Early automobiles spoke the design language of the coaches and carriages from which they evolved. Similarly, entertainment television in its “golden age” spoke the language of the theatre, the concert hall, the opera, the cabaret, the ballet — perhaps with a foreign accent, but still. Those were the days when the CBC did such dramatic series as Folio or Festival — people over 60 might remember them. Later, TV made a special attempt to speak the language of its closest relative, the cinema. Perhaps the electronic medium didn’t speak its ancestral languages well, but we expected it would learn to speak them better before developing a superior language of its own.

We were wrong. Television never became fluent in its source languages. When it developed its own language, it turned out to be anything but superior. It bore little resemblance to the language of the theatre or even the music hall. It was the language of American Idol. Much to the chagrin of elitists, the medium didn’t elevate the masses. If anything, it was the masses that dragged the medium down.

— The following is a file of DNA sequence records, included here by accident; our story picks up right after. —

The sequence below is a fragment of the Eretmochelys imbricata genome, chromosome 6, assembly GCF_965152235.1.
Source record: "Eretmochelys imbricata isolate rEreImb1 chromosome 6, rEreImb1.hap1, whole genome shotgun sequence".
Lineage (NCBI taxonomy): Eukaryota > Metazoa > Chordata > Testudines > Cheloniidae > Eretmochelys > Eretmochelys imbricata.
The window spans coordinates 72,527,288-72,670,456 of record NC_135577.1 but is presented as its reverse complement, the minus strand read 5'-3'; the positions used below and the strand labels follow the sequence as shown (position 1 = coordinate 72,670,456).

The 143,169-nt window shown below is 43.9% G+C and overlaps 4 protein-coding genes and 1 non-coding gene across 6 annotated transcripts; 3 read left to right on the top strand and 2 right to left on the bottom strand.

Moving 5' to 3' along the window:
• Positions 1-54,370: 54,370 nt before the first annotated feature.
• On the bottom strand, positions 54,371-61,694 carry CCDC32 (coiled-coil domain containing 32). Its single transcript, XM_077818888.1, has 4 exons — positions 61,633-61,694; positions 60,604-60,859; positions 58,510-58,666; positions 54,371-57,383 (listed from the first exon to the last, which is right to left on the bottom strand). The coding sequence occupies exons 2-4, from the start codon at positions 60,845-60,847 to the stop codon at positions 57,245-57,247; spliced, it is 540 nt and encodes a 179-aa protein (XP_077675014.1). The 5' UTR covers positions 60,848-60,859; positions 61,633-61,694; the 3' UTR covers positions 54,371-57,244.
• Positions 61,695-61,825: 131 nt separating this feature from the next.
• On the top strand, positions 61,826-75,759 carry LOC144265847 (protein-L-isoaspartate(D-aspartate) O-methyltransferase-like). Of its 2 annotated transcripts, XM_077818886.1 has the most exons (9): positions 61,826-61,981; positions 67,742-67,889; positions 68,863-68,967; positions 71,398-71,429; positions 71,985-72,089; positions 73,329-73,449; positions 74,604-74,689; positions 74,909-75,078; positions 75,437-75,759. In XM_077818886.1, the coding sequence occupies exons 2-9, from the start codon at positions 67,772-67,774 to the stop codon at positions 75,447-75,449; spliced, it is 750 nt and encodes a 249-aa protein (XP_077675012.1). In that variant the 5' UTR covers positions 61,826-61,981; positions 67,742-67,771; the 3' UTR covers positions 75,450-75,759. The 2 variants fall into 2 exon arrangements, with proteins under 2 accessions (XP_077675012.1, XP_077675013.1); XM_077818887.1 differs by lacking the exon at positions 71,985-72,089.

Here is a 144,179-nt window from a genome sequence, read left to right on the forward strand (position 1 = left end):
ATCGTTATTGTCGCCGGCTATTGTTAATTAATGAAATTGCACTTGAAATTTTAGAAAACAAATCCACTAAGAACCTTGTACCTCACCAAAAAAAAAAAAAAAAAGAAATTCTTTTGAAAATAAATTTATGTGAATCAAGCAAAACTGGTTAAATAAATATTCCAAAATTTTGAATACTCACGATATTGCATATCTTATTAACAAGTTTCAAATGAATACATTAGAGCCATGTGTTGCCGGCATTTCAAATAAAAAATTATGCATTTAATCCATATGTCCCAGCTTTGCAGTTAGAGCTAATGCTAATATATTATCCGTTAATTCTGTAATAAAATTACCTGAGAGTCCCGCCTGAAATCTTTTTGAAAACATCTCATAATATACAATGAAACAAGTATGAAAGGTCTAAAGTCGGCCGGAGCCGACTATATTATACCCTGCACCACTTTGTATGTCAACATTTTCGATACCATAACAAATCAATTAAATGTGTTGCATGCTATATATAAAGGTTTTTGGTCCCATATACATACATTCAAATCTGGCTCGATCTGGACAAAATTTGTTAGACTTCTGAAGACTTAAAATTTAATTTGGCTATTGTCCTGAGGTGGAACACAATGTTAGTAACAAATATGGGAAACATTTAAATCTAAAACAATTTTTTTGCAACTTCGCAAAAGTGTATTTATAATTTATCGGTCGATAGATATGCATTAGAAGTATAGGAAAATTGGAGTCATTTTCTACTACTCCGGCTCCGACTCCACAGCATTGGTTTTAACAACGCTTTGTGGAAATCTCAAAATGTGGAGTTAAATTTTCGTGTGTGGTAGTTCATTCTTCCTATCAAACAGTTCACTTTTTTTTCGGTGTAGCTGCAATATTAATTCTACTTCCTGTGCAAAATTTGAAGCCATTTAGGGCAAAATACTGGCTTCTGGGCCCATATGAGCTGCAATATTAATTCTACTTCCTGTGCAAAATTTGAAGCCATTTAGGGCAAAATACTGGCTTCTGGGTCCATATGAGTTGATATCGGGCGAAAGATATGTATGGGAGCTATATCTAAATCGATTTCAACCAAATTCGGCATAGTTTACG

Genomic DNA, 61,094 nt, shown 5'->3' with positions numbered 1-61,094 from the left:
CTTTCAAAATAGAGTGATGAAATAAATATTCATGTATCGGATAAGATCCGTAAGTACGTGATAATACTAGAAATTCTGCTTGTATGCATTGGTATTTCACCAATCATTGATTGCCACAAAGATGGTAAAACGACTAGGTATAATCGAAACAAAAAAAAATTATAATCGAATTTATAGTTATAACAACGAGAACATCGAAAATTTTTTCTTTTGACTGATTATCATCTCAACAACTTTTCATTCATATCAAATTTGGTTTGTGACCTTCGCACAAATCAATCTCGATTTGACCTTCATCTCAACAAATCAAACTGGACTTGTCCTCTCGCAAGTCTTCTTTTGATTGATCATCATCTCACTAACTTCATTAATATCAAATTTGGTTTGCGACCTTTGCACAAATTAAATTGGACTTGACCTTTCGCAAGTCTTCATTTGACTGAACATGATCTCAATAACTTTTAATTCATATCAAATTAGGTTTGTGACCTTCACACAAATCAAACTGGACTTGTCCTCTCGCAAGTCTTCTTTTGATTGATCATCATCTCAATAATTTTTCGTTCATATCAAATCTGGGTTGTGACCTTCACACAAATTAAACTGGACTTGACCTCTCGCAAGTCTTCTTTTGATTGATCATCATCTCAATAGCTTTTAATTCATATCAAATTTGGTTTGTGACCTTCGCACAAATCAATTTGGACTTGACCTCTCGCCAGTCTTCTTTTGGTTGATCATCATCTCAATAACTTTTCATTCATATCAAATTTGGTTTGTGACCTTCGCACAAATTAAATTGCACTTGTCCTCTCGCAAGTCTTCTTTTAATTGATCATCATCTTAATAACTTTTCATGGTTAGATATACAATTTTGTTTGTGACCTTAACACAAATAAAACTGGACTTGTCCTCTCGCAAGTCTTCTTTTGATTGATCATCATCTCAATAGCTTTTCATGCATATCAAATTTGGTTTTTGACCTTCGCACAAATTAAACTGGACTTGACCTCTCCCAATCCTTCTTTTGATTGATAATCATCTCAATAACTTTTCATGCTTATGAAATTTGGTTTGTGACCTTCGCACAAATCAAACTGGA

For commercial television, this was just a fact of life. For public television, it was a blow to its reason for being. Why oh why subsidize mud wrestling?

Born of a liaison between show business and the Post Office, the CBC didn’t inherit the best features of either parent. Imagine a bureaucratic bohemian, sipping a mug of Ovaltine flavoured with absinthe, while reading the King James version of Marx’s Das Capital, and you’re close. Trying to be everything to everyone, CBC-TV ended up being nothing to anyone.

During my tenure, Canada’s public broadcaster specialized in shows that managed to be earnest without being serious, and trendy without being innovative or original. The Corp tried to counterbalance being mass market by burping up big dollops of high-minded cant. Indigestible blobs of stodgy sententiousness were offered as “social relevance” and covered with thick sauces of leftist sentimentality.